A recent study conducted by the women’s health app, Flo, found that bloating was the most common symptom reported, affecting 77% of users living with PCOS. But bloating isn’t the only symptom you might experience. Here are some of the more easily-identifiable symptoms of PCOS:

  • Irregular menstrual cycles, long menstrual cycles or no periods at all.
  • Difficulty getting pregnant (because of irregular ovulation or failure to ovulate).
  • Excessive hair growth (hirsutism) – usually on the face, chin, chest, back or buttocks.
  • Weight gain despite no changes in activity or diet.
  • Thinning head hair in a male pattern (temples and crown) and hair loss from the head.
  • Oily skin with or without acne.
  • Issues controlling blood sugar

That’s not to say that these symptoms will always be caused by PCOS, but if you’re struggling with any combination of these issues, it’s a good time to check in with your GP or Naturopath.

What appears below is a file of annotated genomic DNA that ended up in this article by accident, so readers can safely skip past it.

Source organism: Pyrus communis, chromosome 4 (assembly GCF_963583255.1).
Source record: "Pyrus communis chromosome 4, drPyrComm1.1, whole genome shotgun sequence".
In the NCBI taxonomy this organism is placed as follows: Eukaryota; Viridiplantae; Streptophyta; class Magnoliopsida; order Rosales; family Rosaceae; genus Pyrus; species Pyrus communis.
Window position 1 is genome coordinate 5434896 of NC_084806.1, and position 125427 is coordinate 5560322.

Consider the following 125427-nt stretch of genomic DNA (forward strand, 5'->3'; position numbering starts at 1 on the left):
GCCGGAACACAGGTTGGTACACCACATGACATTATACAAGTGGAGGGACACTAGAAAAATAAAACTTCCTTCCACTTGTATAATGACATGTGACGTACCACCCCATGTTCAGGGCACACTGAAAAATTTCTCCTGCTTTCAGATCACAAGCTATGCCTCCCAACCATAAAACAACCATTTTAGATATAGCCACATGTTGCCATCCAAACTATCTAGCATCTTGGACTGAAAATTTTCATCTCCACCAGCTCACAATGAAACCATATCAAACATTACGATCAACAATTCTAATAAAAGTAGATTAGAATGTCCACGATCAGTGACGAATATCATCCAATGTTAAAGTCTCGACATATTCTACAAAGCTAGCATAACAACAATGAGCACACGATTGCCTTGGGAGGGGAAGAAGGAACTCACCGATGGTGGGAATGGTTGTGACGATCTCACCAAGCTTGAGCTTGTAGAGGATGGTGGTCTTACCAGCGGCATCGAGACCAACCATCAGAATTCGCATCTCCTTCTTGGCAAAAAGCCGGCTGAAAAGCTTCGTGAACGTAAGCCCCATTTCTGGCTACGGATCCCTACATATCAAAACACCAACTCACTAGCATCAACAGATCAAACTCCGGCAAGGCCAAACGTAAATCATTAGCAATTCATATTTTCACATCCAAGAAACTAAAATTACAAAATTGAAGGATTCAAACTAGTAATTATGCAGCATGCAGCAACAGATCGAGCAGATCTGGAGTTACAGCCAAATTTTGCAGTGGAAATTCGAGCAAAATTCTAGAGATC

So, How is PCOS Linked to Bloating?

According to Anna Klepchukova, Flo’s chief medical officer, “Studies have shown that developing PCOS impacts the biological composition of our guts, making it more difficult for the body to digest food and altering bowel function.”

PCOS is responsible for so many hormonal changes outside what we see as the norm. Some of these can reduce beneficial gut flora and bile acids that help the process of digestion, so it changes the natural process of metabolism (how the human body turns what we eat and drink into energy). Because of these changes, imbalance and inflammation can occur in the digestive tract, leaving you with a bloated belly.

It is also thought that the insulin dysregulation that often accompanies PCOS may be a contributing factor to gastrointestinal changes.

You may find that some foods trigger bloating more than others. People living with PCOS can have their bloating triggered by foods that contain the carbohydrate raffinose, which contributes to more gas production. Examples of these include asparagus, beans, broccoli, Brussels sprouts, cabbage and cauliflower, which is why many Naturopaths and Nutritionists will advise you to take a closer look at your diet.

Looking more holistically, it’s also important to consider the psychological impacts of living with this condition, and the chronic stress that some people face, which may also contribute to an imbalance in the brain-gut axis, which can be another cause of bloating.